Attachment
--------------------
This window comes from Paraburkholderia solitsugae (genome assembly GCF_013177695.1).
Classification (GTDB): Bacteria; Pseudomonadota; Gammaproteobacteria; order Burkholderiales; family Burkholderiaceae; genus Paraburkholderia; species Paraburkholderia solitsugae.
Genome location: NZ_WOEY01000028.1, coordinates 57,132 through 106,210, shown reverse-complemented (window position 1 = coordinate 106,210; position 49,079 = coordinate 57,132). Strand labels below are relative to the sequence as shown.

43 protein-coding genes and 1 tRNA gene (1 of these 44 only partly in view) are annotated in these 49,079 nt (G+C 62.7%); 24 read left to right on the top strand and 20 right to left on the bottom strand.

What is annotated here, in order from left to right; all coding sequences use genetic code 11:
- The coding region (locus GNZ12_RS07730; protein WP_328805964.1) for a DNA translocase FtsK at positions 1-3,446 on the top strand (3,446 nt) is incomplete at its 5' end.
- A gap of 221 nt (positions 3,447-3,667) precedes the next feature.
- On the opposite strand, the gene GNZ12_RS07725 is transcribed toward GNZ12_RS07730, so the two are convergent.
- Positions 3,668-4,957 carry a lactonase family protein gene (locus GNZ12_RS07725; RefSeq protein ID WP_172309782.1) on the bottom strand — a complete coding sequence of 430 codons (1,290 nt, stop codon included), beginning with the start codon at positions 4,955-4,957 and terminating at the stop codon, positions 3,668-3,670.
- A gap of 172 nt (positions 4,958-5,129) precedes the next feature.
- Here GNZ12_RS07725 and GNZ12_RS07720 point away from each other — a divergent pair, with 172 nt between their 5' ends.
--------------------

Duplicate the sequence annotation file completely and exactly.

This window comes from Paraburkholderia solitsugae (genome assembly GCF_013177695.1).
Classification (GTDB): Bacteria; Pseudomonadota; Gammaproteobacteria; order Burkholderiales; family Burkholderiaceae; genus Paraburkholderia; species Paraburkholderia solitsugae.
Genome location: NZ_WOEY01000028.1, coordinates 57,132 through 106,210, shown reverse-complemented (window position 1 = coordinate 106,210; position 49,079 = coordinate 57,132). Strand labels below are relative to the sequence as shown.

43 protein-coding genes and 1 tRNA gene (1 of these 44 only partly in view) are annotated in these 49,079 nt (G+C 62.7%); 24 read left to right on the top strand and 20 right to left on the bottom strand.

What is annotated here, in order from left to right; all coding sequences use genetic code 11:
- The coding region (locus GNZ12_RS07730; protein WP_328805964.1) for a DNA translocase FtsK at positions 1-3,446 on the top strand (3,446 nt) is incomplete at its 5' end.
- A gap of 221 nt (positions 3,447-3,667) precedes the next feature.
- On the opposite strand, the gene GNZ12_RS07725 is transcribed toward GNZ12_RS07730, so the two are convergent.
- Positions 3,668-4,957 carry a lactonase family protein gene (locus GNZ12_RS07725; RefSeq protein ID WP_172309782.1) on the bottom strand — a complete coding sequence of 430 codons (1,290 nt, stop codon included), beginning with the start codon at positions 4,955-4,957 and terminating at the stop codon, positions 3,668-3,670.
- A gap of 172 nt (positions 4,958-5,129) precedes the next feature.
- Here GNZ12_RS07725 and GNZ12_RS07720 point away from each other — a divergent pair, with 172 nt between their 5' ends.